Spatial Ecology and Conservation of Mahseer, in the Western Ghats Region II

30 Nov 2017 Dubare Forest, India, Indian Sub-continent Education | Fishes

Neethi Mahesh

Other projects

21 Sep 2015

Spatial Ecology and Conservation of Mahseer, in the Western Ghats Region I

14 Dec 2020

Prioritizing Conservation Guidelines for Rivers Using Digital Platforms and Radio- Telemetry on Tor, a Migratory Fish

Applied scientific research using findings from spatial ecology of Mahseer fish, coupled with outreach activities that stress on participation from educational institutions and documentation of indigenous knowledge, aims to provide options and enable support for location specific conservation, in the Kaveri river catchment, in Kodagu district.

A pilot project carried out with schools in the form of water quality assessments in the catchment area, has set the necessary stepping stone to launch a long term citizen science based, river monitoring network, with continued systematic integration of local communities. Furthermore, the riparian habitat vegetation assessment, as part of the spatial ecology study, has potential for conservation efforts that incorporate indigenous knowledge of the Jenu Kuruba, tribal community in Kodagu district.

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The health and function of riparian and aquatic ecosystems can be monitored using quantitative, process-based, repeatable metrics in order to restore and conserve riverine environments important to the survival of indicator freshwater fish, such as Mahseer. To increase our understanding and better assess the condition of riparian and aquatic ecosystems, the project links quantitative assessments of physical habitat such as water quality and biotic communities. A pilot water quality and river monitoring assessment carried out in the earlier phase, proved to be successful due to the enthusiasm and cooperation of educational institutions; hence the present ongoing work is a continuation of outreach through citizen science and conservation education with schools and colleges, in Kodagu district. Participatory research in the form of citizen science, will enable a democratic approach towards catchment monitoring and reporting on a citizens’ platform called, “Our River, Our Life”. The work and platform ensues a vision to stimulate environmental and ecological consciousness with the present generation of children in Kodagu district. There seems to be an increasing trend where the baselines of perception of the environment is shifting because children experience very little, if any, pristine nature and the nature they do encounter daily is highly regulated, therefore as adults these children may value structured nature over wild nature because it is what they know to be “natural”.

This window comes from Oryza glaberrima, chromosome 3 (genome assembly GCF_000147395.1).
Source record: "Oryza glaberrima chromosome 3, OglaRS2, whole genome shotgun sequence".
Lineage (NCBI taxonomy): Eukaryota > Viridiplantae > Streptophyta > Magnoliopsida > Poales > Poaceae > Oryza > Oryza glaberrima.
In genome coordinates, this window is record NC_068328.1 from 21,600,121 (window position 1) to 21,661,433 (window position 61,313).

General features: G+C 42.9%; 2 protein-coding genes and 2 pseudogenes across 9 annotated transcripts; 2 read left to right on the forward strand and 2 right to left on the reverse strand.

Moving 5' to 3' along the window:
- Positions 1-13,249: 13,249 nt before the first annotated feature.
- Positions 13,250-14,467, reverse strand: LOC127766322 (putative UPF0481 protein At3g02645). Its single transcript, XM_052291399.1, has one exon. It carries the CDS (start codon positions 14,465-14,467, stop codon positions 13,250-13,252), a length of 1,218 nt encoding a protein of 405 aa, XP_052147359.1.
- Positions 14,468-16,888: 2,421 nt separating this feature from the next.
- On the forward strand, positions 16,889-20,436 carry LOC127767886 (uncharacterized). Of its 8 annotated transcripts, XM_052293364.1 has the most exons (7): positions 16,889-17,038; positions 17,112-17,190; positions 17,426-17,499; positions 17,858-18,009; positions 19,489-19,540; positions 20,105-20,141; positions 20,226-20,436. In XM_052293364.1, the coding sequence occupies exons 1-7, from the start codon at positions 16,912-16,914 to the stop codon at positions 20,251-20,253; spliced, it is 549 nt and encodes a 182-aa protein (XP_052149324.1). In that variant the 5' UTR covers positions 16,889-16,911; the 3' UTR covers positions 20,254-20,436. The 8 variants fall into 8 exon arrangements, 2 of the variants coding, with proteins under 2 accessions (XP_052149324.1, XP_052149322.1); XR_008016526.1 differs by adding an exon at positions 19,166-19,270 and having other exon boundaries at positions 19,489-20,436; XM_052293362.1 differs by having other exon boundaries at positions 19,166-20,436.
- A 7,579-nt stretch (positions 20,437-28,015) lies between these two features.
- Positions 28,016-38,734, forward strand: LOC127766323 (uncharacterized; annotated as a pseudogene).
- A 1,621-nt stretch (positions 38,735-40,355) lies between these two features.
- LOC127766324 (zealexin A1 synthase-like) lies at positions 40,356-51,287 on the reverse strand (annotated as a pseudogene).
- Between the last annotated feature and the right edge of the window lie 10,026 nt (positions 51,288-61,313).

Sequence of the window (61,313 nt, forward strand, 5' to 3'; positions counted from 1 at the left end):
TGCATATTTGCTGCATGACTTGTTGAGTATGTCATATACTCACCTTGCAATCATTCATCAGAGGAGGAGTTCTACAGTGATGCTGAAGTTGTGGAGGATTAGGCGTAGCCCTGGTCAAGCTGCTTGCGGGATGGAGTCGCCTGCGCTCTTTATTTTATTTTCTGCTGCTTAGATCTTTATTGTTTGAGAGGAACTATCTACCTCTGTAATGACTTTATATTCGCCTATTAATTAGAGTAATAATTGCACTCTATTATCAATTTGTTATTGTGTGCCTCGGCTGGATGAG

“Our River, Our Life”, as a platform is incorporated into the existing eco club, curriculum for schools which are located in close proximity to the river, ensuring participation and lending a voice to children who are an integral part of the landscape. Children in this sphere share their experiences and knowledge of surrounding spaces, in relation to their lives and the river Kaveri and they get hands on experience testing the water quality of the river, with simple and easy to follow tests to give them an understanding of how various anthropogenic activities are affecting the river, thereby acting as a crucial learning and monitoring tool. As a citizen science- monitoring initiative, valid water quality data collected by groups, can additionally help inform the wider public, landowners, land managers, research organisations, and catchment and water management authorities on the health and status of the, Kaveri river.

Furthermore, the completed riparian habitat assessment for Mahseer spatial ecology in the study area, with the Jenu Kuruba (honey collectors) - forest dwelling tribe, will generate a guide for native flora in the local dialects and English. The riparian habitat in the forest zone, which comes under the jurisdiction of the Karanataka Forest Department, has highly diverse flora and fauna, with a high diversity of wildlife dependent on the flora, along with freshwater fish such as Mahseer. The riparian flora guide, which will be produced with help from the district Forestry College, is intended to be valuable documentation of indigenous knowledge, and will aid with identification of native trees for planting and restoration of riparian vegetation, to support biodiversity along the river. The riparian vegetation assessment, therefore, additionally provides the opportunity to raise a parent, native plant nursery based on tribal knowledge to bridge the prevailing knowledge gap on riparian tree species. Once the parent nursery has been established, with support from the Jenu Kurubas and the Karnataka Forest Department, saplings will be distributed to schools identified along the river, who are to be entrusted as custodians to aid with riparian habitat restoration in the agro- forest zone, of the Kaveri river, along with saplings made available to citizens’ of Kodagu district interested in river conservation, through riparian habitat management.

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